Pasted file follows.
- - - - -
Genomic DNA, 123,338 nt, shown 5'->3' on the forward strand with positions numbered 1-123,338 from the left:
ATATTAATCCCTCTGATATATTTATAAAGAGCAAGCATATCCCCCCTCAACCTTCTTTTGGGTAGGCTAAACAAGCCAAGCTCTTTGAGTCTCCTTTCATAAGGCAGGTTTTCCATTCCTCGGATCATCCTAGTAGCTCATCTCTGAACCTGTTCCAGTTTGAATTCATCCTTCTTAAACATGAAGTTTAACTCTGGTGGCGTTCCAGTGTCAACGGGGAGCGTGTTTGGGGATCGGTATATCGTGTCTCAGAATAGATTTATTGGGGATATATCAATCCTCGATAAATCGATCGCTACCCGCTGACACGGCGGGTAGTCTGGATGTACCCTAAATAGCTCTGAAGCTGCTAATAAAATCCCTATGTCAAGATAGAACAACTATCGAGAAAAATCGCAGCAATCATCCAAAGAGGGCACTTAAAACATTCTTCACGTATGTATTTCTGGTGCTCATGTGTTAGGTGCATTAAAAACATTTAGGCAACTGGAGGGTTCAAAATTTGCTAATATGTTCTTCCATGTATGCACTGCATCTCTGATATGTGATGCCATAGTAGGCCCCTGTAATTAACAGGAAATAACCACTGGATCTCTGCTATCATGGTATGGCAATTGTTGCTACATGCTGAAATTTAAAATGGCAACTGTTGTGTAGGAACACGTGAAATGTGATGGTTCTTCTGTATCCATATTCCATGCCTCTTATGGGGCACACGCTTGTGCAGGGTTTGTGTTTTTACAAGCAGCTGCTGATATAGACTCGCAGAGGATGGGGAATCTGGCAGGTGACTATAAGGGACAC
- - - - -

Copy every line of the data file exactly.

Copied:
Genomic DNA, 123,338 nt, shown 5'->3' on the forward strand with positions numbered 1-123,338 from the left:
ATATTAATCCCTCTGATATATTTATAAAGAGCAAGCATATCCCCCCTCAACCTTCTTTTGGGTAGGCTAAACAAGCCAAGCTCTTTGAGTCTCCTTTCATAAGGCAGGTTTTCCATTCCTCGGATCATCCTAGTAGCTCATCTCTGAACCTGTTCCAGTTTGAATTCATCCTTCTTAAACATGAAGTTTAACTCTGGTGGCGTTCCAGTGTCAACGGGGAGCGTGTTTGGGGATCGGTATATCGTGTCTCAGAATAGATTTATTGGGGATATATCAATCCTCGATAAATCGATCGCTACCCGCTGACACGGCGGGTAGTCTGGATGTACCCTAAATAGCTCTGAAGCTGCTAATAAAATCCCTATGTCAAGATAGAACAACTATCGAGAAAAATCGCAGCAATCATCCAAAGAGGGCACTTAAAACATTCTTCACGTATGTATTTCTGGTGCTCATGTGTTAGGTGCATTAAAAACATTTAGGCAACTGGAGGGTTCAAAATTTGCTAATATGTTCTTCCATGTATGCACTGCATCTCTGATATGTGATGCCATAGTAGGCCCCTGTAATTAACAGGAAATAACCACTGGATCTCTGCTATCATGGTATGGCAATTGTTGCTACATGCTGAAATTTAAAATGGCAACTGTTGTGTAGGAACACGTGAAATGTGATGGTTCTTCTGTATCCATATTCCATGCCTCTTATGGGGCACACGCTTGTGCAGGGTTTGTGTTTTTACAAGCAGCTGCTGATATAGACTCGCAGAGGATGGGGAATCTGGCAGGTGACTATAAGGGACAC